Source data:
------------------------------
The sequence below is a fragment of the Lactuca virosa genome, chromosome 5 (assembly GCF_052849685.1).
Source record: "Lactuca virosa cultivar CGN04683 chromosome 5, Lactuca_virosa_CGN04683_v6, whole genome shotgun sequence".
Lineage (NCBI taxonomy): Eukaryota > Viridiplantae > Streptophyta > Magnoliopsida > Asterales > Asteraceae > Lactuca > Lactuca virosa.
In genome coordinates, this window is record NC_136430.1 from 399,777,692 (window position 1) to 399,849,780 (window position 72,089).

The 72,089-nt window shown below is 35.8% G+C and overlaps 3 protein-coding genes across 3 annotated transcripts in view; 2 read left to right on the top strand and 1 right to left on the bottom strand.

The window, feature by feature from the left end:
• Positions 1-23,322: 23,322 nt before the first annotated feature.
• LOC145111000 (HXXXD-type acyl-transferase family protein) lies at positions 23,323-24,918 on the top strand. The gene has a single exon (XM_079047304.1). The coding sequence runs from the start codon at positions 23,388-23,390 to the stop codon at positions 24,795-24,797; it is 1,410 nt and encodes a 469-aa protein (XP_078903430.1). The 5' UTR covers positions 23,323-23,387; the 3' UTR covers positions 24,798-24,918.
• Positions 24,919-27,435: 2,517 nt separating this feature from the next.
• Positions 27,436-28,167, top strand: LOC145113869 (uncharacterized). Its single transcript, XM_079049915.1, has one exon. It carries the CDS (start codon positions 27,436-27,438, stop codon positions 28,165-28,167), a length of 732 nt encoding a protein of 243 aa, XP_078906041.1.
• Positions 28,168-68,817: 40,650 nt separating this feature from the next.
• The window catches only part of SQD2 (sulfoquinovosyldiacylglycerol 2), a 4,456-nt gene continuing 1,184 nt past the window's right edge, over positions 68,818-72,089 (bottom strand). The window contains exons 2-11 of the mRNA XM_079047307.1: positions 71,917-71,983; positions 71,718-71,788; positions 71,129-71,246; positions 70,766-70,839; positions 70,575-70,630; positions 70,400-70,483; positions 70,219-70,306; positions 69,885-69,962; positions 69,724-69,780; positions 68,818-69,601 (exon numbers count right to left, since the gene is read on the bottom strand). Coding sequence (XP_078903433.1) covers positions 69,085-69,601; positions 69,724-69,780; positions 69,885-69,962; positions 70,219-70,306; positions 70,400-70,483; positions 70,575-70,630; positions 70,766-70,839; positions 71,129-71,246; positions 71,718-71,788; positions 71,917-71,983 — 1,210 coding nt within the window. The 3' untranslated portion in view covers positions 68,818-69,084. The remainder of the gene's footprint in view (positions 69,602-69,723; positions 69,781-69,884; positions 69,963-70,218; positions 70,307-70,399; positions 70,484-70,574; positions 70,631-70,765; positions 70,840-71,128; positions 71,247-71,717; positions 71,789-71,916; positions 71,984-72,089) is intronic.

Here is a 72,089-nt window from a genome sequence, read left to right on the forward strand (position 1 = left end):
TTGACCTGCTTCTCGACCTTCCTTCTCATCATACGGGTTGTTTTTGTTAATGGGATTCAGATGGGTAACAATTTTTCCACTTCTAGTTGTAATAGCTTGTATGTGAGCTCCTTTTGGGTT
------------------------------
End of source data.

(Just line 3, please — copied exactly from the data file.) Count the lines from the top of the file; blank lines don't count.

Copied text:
Lineage (NCBI taxonomy): Eukaryota > Viridiplantae > Streptophyta > Magnoliopsida > Asterales > Asteraceae > Lactuca > Lactuca virosa.